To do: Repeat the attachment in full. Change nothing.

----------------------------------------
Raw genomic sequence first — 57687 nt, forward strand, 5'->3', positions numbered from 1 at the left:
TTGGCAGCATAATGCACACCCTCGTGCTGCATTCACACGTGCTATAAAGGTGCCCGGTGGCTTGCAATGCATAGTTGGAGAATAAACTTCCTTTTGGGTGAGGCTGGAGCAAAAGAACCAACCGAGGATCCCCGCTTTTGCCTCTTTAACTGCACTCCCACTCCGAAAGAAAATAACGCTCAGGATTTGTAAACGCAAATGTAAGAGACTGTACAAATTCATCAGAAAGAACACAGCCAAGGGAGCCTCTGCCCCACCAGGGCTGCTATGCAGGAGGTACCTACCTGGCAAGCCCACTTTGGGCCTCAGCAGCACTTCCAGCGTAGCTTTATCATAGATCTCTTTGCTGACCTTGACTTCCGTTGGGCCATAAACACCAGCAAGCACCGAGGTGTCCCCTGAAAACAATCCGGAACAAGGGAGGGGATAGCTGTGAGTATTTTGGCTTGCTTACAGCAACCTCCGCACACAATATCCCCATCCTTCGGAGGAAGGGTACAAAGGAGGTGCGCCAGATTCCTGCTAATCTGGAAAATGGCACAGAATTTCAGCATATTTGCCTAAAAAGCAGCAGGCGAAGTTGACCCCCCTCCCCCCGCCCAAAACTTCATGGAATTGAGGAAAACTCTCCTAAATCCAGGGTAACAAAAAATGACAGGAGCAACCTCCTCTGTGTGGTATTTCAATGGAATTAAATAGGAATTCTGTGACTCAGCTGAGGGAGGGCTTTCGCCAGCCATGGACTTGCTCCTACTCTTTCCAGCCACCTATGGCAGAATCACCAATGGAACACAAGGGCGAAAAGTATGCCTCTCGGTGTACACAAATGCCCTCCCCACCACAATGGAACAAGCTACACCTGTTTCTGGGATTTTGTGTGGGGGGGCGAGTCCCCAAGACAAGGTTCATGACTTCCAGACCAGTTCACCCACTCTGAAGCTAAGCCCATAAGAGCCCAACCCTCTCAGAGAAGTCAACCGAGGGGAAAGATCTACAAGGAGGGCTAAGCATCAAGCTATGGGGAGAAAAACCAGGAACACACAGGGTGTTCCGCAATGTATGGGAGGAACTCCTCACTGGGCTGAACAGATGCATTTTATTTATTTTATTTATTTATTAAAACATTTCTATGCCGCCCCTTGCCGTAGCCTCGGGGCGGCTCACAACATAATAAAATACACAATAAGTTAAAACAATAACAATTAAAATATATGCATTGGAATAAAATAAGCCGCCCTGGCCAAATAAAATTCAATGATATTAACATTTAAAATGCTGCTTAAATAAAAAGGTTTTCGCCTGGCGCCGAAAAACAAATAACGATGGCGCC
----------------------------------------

Raw genomic sequence first — 57687 nt, forward strand, 5'->3', positions numbered from 1 at the left:
TTGGCAGCATAATGCACACCCTCGTGCTGCATTCACACGTGCTATAAAGGTGCCCGGTGGCTTGCAATGCATAGTTGGAGAATAAACTTCCTTTTGGGTGAGGCTGGAGCAAAAGAACCAACCGAGGATCCCCGCTTTTGCCTCTTTAACTGCACTCCCACTCCGAAAGAAAATAACGCTCAGGATTTGTAAACGCAAATGTAAGAGACTGTACAAATTCATCAGAAAGAACACAGCCAAGGGAGCCTCTGCCCCACCAGGGCTGCTATGCAGGAGGTACCTACCTGGCAAGCCCACTTTGGGCCTCAGCAGCACTTCCAGCGTAGCTTTATCATAGATCTCTTTGCTGACCTTGACTTCCGTTGGGCCATAAACACCAGCAAGCACCGAGGTGTCCCCTGAAAACAATCCGGAACAAGGGAGGGGATAGCTGTGAGTATTTTGGCTTGCTTACAGCAACCTCCGCACACAATATCCCCATCCTTCGGAGGAAGGGTACAAAGGAGGTGCGCCAGATTCCTGCTAATCTGGAAAATGGCACAGAATTTCAGCATATTTGCCTAAAAAGCAGCAGGCGAAGTTGACCCCCCTCCCCCCGCCCAAAACTTCATGGAATTGAGGAAAACTCTCCTAAATCCAGGGTAACAAAAAATGACAGGAGCAACCTCCTCTGTGTGGTATTTCAATGGAATTAAATAGGAATTCTGTGACTCAGCTGAGGGAGGGCTTTCGCCAGCCATGGACTTGCTCCTACTCTTTCCAGCCACCTATGGCAGAATCACCAATGGAACACAAGGGCGAAAAGTATGCCTCTCGGTGTACACAAATGCCCTCCCCACCACAATGGAACAAGCTACACCTGTTTCTGGGATTTTGTGTGGGGGGGCGAGTCCCCAAGACAAGGTTCATGACTTCCAGACCAGTTCACCCACTCTGAAGCTAAGCCCATAAGAGCCCAACCCTCTCAGAGAAGTCAACCGAGGGGAAAGATCTACAAGGAGGGCTAAGCATCAAGCTATGGGGAGAAAAACCAGGAACACACAGGGTGTTCCGCAATGTATGGGAGGAACTCCTCACTGGGCTGAACAGATGCATTTTATTTATTTTATTTATTTATTAAAACATTTCTATGCCGCCCCTTGCCGTAGCCTCGGGGCGGCTCACAACATAATAAAATACACAATAAGTTAAAACAATAACAATTAAAATATATGCATTGGAATAAAATAAGCCGCCCTGGCCAAATAAAATTCAATGATATTAACATTTAAAATGCTGCTTAAATAAAAAGGTTTTCGCCTGGCGCCGAAAAACAAATAACGATGGCGCC